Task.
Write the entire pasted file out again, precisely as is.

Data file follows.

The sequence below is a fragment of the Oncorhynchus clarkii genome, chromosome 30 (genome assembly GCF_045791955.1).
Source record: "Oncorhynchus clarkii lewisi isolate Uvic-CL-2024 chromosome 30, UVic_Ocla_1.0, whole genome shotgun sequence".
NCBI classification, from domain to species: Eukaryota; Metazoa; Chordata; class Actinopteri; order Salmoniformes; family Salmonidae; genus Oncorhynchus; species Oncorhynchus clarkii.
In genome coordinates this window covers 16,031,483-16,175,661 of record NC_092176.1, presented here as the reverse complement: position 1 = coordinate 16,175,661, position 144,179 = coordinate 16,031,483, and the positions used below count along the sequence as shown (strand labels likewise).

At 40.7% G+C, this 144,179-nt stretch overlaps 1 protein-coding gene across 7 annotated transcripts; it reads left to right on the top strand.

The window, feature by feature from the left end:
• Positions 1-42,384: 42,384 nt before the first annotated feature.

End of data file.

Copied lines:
The sequence below is a fragment of the Oncorhynchus clarkii genome, chromosome 30 (genome assembly GCF_045791955.1).
Source record: "Oncorhynchus clarkii lewisi isolate Uvic-CL-2024 chromosome 30, UVic_Ocla_1.0, whole genome shotgun sequence".
NCBI classification, from domain to species: Eukaryota; Metazoa; Chordata; class Actinopteri; order Salmoniformes; family Salmonidae; genus Oncorhynchus; species Oncorhynchus clarkii.
In genome coordinates this window covers 16,031,483-16,175,661 of record NC_092176.1, presented here as the reverse complement: position 1 = coordinate 16,175,661, position 144,179 = coordinate 16,031,483, and the positions used below count along the sequence as shown (strand labels likewise).

At 40.7% G+C, this 144,179-nt stretch overlaps 1 protein-coding gene across 7 annotated transcripts; it reads left to right on the top strand.

The window, feature by feature from the left end:
• Positions 1-42,384: 42,384 nt before the first annotated feature.